Mark’s story is inspiring and motivating. As a Brazilian of third-generation Chinese ancestry, he grew up in a very tough neighbourhood in São Paulo. He immigrated to Canada with his family in the early 1980s and settled in Hamilton, Ontario. His parents were merchants. He experienced racial discrimination and bullying as a child, and as a result, he enrolled in Taekwondo-Do to protect himself and ended up earning a black belt that led him winning championships for Brazil’s National Team. Mark is also a skateboard enthusiast, who can still manoeuvre through a skateboard park.
As a Masterpiece product of the Brazilian melting pot, Mark describes himself as having a Chinese mind, Brazilian soul and Canadian heart.
Chinese tea planters were sent from Portugal to the Royal Botanical Garden in Rio de Janeiro in 1814. Chinese labourers from Canton, California and other Latin American countries were contracted by the Brazilian government in the 1870s, and then Brazil continued the commercial contract with China from 1880 to 1881. The Asian Brazilian population in Brazil today is estimated at approximately 2 million.
Mark describes himself as a sports fanatic, an athlete who plays and coaches soccer, volleyball, and basketball. He is a long-time community volunteer and very much involved in sports as a coach, administrator, and director. He initiated the idea of the multi-sport complex. He also had the privilege to work on international sports games such as the Commonwealth and Pan Am Games locally and worked at the Rio Olympics in 2016. Mark is a volleyball coach for the Ontario’s regional team and International Children’s Game. They will be competing in Hungary in 2020. He is also instrumental in creating the partnership between YMCA Hamilton and YMCA Sorocaba, in the state of São Paulo.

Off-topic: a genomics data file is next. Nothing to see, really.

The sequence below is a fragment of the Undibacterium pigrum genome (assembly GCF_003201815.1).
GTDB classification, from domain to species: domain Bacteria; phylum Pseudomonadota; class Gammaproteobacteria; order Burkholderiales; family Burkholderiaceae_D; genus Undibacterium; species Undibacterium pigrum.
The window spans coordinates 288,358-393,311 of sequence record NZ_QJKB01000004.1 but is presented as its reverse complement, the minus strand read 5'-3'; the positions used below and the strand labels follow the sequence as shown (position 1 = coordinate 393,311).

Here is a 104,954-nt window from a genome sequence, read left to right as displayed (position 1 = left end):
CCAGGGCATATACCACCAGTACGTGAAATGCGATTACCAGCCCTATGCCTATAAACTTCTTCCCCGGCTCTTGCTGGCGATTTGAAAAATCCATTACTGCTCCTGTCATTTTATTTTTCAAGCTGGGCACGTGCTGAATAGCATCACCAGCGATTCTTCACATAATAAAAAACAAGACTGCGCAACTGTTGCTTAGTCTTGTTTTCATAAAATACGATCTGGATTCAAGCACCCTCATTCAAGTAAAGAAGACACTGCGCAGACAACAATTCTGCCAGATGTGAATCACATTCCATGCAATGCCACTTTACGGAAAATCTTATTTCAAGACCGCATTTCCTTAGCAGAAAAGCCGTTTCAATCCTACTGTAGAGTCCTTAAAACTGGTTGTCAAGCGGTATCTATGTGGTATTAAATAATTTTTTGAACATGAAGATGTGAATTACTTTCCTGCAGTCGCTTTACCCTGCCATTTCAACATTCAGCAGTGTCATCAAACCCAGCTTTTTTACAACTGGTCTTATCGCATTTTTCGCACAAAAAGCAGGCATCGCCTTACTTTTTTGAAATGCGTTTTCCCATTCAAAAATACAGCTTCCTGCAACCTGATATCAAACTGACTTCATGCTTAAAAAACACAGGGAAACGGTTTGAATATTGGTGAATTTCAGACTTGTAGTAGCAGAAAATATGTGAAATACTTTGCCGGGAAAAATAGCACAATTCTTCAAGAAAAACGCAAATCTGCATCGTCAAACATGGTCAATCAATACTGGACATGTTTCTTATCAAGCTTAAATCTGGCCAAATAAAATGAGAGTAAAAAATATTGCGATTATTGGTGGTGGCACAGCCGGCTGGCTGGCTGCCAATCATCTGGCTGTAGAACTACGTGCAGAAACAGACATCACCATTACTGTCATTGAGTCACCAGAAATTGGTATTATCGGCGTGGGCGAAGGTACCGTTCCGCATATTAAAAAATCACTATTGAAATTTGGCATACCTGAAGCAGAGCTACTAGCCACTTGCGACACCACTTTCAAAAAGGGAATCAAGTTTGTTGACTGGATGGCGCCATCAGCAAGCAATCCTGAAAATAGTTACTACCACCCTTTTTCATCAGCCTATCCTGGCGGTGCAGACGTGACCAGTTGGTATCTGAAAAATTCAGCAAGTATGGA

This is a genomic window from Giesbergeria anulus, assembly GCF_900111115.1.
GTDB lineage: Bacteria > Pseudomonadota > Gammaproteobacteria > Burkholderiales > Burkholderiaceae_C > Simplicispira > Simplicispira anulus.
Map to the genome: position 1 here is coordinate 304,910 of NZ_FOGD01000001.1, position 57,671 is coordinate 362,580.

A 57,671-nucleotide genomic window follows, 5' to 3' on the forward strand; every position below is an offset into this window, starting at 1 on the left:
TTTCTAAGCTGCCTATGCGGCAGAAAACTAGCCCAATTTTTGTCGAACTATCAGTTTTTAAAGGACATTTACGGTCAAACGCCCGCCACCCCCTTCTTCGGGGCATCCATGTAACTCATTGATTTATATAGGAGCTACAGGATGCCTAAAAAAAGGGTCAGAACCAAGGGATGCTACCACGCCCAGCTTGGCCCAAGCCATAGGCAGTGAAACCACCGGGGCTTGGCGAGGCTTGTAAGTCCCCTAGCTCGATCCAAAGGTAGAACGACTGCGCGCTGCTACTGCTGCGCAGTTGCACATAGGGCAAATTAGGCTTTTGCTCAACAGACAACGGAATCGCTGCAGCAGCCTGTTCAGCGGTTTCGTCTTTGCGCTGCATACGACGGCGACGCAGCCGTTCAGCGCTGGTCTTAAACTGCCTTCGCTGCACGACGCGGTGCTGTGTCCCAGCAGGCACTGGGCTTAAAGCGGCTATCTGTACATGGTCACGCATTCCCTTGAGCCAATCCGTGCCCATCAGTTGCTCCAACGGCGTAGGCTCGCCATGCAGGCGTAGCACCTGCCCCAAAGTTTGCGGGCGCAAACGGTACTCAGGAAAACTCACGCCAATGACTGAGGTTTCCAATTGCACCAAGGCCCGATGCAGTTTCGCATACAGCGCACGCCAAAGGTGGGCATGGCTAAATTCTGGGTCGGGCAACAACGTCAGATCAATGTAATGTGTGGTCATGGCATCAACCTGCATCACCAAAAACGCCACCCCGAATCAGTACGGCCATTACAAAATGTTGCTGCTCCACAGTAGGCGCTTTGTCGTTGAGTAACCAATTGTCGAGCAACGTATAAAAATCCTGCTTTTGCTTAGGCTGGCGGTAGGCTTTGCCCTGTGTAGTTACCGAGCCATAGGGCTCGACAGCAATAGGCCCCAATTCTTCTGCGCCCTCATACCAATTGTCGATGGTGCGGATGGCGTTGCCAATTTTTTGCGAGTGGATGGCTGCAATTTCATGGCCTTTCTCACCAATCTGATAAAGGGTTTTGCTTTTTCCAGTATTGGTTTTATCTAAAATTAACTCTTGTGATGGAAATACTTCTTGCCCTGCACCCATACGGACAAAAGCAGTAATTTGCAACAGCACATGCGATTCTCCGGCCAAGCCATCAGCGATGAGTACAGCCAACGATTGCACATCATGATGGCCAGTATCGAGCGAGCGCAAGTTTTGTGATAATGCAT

With all these accomplishments in sports and community involvement, it is no surprise that Mark Wu is a member of the Hamilton 100 Committee, who are hoping to use the city’s connection to the games’ 100-year anniversary as potential leverage to bid to host the Commonwealth Game 2030. Hamilton hosted the first version of the games in 1930, which was called the British Empire Games and held in the Hamilton Civic Stadium, in what is now Tim Hortons Field.
Construction in the plan calls for a massive overhaul of Bayfront Park which would transform that space into an island for triathlon events. The idea would also begin much-needed environmental remediation of an area plagued by blue-green algae pollution.
They also intend to take this opportunity to create projects, environmental projects, affordable housing projects, other social impact projects, and support a “clean and green” sustainable community under the umbrella of the Commonwealth funding proposal.
Mark is the business and marketing director at 2Gen.Net; a full-service digital media company with international experience in developing and designing sophisticated mobile and website applications and strategies.
His priorities in life are family first, his business, employees, clients, friends and community.
His retirement plan is to continue helping the community and people, particularly children experiencing social disadvantages, both in Canada and Brazil.
Thank you, Mark, for contributing to every aspect of Canadian society, from literature to sports, politics to civil rights, film to music, business to philanthropy, and education to religion.